To evaluate the long-term prognosis for LV wall motion changes subsequent to acute myocardial infarction
(MI), we studied 52 patients using 2-dimensional echocardiography from the onset to 1-4 years after MI. Regional wall motion was improved in 21 of 28 patients (75%) without dyskinesis during the follow-up period
and in 16 of these 21 patients (76%) within a week after the onset of ML In contrast, it was improved in only
8 of 24 patients (33%) with dyskinesis within a week after the onset. Of 25 patients who showed akinesis or
severe hypokinesis seven days after the onset of MI, it was improved further in 12 patients (48%) and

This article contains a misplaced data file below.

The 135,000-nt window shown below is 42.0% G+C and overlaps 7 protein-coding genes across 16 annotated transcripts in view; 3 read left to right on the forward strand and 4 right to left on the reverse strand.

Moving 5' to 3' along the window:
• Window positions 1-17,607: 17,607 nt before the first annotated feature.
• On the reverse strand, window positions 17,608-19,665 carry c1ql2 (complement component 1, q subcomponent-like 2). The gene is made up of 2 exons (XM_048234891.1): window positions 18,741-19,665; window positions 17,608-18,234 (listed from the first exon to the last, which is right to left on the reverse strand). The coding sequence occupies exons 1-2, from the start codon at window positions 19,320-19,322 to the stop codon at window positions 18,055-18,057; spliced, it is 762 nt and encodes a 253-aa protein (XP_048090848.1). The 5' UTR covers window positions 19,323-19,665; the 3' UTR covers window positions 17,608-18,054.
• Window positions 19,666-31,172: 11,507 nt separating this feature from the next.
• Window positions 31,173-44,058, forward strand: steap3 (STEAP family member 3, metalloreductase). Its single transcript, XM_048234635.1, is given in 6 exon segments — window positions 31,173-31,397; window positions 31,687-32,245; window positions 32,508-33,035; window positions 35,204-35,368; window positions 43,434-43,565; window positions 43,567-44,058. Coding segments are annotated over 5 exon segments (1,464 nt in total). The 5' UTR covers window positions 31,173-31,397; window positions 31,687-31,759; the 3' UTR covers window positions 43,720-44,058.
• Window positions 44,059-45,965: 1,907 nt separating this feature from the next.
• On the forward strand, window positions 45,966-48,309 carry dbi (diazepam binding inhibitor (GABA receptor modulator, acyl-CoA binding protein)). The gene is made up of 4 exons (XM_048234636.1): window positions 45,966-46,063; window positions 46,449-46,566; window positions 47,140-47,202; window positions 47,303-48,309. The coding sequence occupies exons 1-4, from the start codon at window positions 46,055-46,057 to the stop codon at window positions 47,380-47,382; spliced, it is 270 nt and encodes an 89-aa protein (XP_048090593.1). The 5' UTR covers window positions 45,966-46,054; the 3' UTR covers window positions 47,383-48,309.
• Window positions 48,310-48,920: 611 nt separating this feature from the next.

worsened in only 2 (8%). In contrast, of 13 patients who showed dyskinesis at the 7th day, only 4 patients
(31%) improved and 7 (54%) worsened. Of 35 patients who showed better wall motion than akinesis at the
7th day, only 2 patients (6%) died, compared to 5 deaths among 16 patients (31%) who showed dyskinesis or
aneurysms. Tendency to wall motion improvement was almost similar in both anterior and inferior MI except
for patients who died in early stage of the disease. The number of significant coronary lesions, development
of collateral vessels, age or sex did not affect the long-term prognosis for wall motion. In 18 of 22 patients
(82%) without wall thinning as found by 2-dimensional echocardiography, there was significant improvement.
In conclusion, both the short-term and long-term prognosis for wall motion and mortality was reflected by
serial changes and severity in regional LV wall motion within a week after the onset of MI, and dyskinesis was
a strong predictor for a poor prognosis.